FROM Bonnie Carroll
Dealing with Death in the Military When a soldier is killed, his or her family loses more than a loved one. It's necessary to move off the base, losing ties with friends, school-mates and other connections based on life in the military. Bonnie Carroll, who served in the Reagan White House, lost her husband in 1992. He was a commanding general who died in action during the first Gulf War. Her own difficulties in dealing with that experience led her to form TAPS , the Tragedy Assistance Program for Survivors, to provide support for the families of fallen troops.
White House budget proposal slashes and burns President Trump's first budget request is considered dead on arrival in Congress — a familiar development in Capitol Hill. We hear what it reveals about the priorities of the new administration. What's likely to die… and what might survive?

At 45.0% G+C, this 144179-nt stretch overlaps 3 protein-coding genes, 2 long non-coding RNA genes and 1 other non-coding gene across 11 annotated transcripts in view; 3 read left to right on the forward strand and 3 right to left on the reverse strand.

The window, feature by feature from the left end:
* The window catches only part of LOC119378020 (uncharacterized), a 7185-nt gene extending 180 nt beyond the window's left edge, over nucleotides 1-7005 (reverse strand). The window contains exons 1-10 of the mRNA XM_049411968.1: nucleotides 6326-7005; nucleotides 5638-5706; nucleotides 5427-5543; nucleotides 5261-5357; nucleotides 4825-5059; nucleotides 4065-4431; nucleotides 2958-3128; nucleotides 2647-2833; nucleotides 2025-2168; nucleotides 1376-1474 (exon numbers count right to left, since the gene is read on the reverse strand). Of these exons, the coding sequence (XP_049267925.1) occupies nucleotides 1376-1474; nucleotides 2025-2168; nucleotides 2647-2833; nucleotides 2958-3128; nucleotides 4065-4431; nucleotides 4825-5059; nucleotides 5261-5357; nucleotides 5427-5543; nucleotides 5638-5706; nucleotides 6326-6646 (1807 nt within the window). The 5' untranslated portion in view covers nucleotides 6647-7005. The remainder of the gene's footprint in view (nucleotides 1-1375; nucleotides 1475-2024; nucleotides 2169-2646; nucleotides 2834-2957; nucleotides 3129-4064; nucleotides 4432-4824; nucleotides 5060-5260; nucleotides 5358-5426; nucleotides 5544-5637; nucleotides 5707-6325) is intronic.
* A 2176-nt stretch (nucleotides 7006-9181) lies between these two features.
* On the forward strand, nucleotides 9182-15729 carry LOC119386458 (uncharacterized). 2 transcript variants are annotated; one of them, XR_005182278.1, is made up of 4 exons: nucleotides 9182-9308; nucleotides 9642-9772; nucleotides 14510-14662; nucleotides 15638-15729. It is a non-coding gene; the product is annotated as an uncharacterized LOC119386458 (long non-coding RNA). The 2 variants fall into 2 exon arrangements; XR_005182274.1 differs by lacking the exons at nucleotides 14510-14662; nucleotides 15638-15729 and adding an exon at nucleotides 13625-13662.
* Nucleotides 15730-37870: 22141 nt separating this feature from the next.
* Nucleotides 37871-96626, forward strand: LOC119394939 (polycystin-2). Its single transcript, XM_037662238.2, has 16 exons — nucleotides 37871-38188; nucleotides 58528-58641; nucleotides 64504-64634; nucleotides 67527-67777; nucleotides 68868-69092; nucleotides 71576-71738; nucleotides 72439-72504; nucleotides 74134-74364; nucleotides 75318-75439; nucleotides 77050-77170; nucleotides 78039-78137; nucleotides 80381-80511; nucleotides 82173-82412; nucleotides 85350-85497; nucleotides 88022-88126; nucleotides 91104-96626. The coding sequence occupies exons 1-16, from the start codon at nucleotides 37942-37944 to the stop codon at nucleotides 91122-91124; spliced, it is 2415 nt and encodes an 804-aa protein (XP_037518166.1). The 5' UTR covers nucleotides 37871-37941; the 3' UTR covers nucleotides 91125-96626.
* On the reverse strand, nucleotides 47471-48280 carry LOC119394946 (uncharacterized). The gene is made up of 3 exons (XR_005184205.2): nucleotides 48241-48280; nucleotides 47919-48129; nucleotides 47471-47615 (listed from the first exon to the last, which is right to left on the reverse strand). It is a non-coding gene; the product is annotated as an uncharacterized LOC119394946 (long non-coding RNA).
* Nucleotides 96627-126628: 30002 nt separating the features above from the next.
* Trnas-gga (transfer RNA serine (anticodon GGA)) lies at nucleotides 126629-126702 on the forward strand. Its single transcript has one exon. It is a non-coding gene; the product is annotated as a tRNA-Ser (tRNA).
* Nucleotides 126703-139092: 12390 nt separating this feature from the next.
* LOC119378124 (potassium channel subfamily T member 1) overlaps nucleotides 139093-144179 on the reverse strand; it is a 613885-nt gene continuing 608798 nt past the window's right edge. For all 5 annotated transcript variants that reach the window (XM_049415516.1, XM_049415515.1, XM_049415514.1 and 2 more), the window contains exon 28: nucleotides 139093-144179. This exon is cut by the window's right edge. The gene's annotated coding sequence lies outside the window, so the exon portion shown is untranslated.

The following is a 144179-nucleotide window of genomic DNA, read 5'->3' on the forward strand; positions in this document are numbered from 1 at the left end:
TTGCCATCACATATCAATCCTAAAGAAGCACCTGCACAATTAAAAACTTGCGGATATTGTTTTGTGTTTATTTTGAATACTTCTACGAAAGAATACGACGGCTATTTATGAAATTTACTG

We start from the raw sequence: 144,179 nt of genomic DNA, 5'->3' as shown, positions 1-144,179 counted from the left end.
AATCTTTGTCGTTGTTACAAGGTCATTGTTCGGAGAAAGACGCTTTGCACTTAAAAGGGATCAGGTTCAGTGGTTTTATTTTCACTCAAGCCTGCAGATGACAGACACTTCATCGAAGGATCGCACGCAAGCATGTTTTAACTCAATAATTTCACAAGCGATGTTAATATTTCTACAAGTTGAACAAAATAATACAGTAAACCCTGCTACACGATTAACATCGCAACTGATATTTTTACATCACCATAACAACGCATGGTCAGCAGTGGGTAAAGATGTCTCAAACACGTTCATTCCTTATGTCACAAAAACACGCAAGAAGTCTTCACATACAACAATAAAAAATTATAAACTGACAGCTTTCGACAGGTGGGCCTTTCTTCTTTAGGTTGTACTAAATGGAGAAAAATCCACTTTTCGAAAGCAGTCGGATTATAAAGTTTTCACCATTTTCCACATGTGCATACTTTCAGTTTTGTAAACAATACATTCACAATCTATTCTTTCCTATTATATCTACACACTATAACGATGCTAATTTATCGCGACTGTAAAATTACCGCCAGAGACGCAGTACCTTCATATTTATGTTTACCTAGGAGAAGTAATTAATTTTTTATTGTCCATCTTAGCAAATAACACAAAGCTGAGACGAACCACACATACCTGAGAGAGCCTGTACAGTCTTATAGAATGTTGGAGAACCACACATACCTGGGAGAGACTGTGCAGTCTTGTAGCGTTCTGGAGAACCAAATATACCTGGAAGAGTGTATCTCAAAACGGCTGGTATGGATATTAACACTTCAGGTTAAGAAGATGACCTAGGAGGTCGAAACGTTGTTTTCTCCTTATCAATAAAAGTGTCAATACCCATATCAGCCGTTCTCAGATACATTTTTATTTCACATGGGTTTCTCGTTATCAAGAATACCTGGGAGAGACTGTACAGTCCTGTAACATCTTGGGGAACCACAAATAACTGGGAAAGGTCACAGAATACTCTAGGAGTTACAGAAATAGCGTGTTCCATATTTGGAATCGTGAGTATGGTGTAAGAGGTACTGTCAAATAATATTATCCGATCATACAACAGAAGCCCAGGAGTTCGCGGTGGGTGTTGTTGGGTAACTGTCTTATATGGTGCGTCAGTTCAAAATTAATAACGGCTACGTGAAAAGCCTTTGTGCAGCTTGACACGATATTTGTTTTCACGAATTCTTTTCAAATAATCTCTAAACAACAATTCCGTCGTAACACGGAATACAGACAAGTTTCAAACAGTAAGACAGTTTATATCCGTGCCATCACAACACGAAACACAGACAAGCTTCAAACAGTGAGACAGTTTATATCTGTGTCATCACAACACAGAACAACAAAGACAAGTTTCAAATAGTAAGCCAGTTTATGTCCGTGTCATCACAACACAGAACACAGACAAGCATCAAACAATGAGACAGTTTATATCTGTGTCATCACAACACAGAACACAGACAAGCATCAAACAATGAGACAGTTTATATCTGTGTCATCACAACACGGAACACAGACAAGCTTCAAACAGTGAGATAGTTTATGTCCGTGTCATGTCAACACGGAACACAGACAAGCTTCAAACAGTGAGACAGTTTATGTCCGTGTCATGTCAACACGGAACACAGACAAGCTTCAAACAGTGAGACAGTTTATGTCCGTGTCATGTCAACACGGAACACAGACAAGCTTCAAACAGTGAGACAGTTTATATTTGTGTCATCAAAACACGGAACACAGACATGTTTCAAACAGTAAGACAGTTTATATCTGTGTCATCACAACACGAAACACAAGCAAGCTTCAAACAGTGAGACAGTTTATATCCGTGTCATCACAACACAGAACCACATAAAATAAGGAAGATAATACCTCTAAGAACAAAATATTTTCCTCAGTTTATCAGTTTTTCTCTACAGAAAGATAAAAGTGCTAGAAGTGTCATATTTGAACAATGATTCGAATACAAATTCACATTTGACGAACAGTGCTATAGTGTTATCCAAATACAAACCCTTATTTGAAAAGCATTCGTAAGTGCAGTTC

Will the Senate write a healthcare bill in secret? While Democrats and Republicans argue White House relations with Russia, another question is being decided behind closed doors: who gets help buying health insurance and who doesn't? We hear how the pros and cons are being shrouded in secrecy.
What happens when America retreats from the world? Is President Trump taking his "America First" agenda to extremes, withdrawing the country from the international stage on trade and climate change, distancing America from its traditional allies across the Atlantic and even threatening to physically isolate the country through the building of a wall along its southern border? León Krauze guest hosts.
Venezuela spirals into economic and political chaos Venezuela, a country whose potential for prosperity is unmatched, finds itself on the verge of civil war. What sustains the repressive government? With time running out, guest host León Krauze looks at what the international community can do to pull the country from the edge of collapse.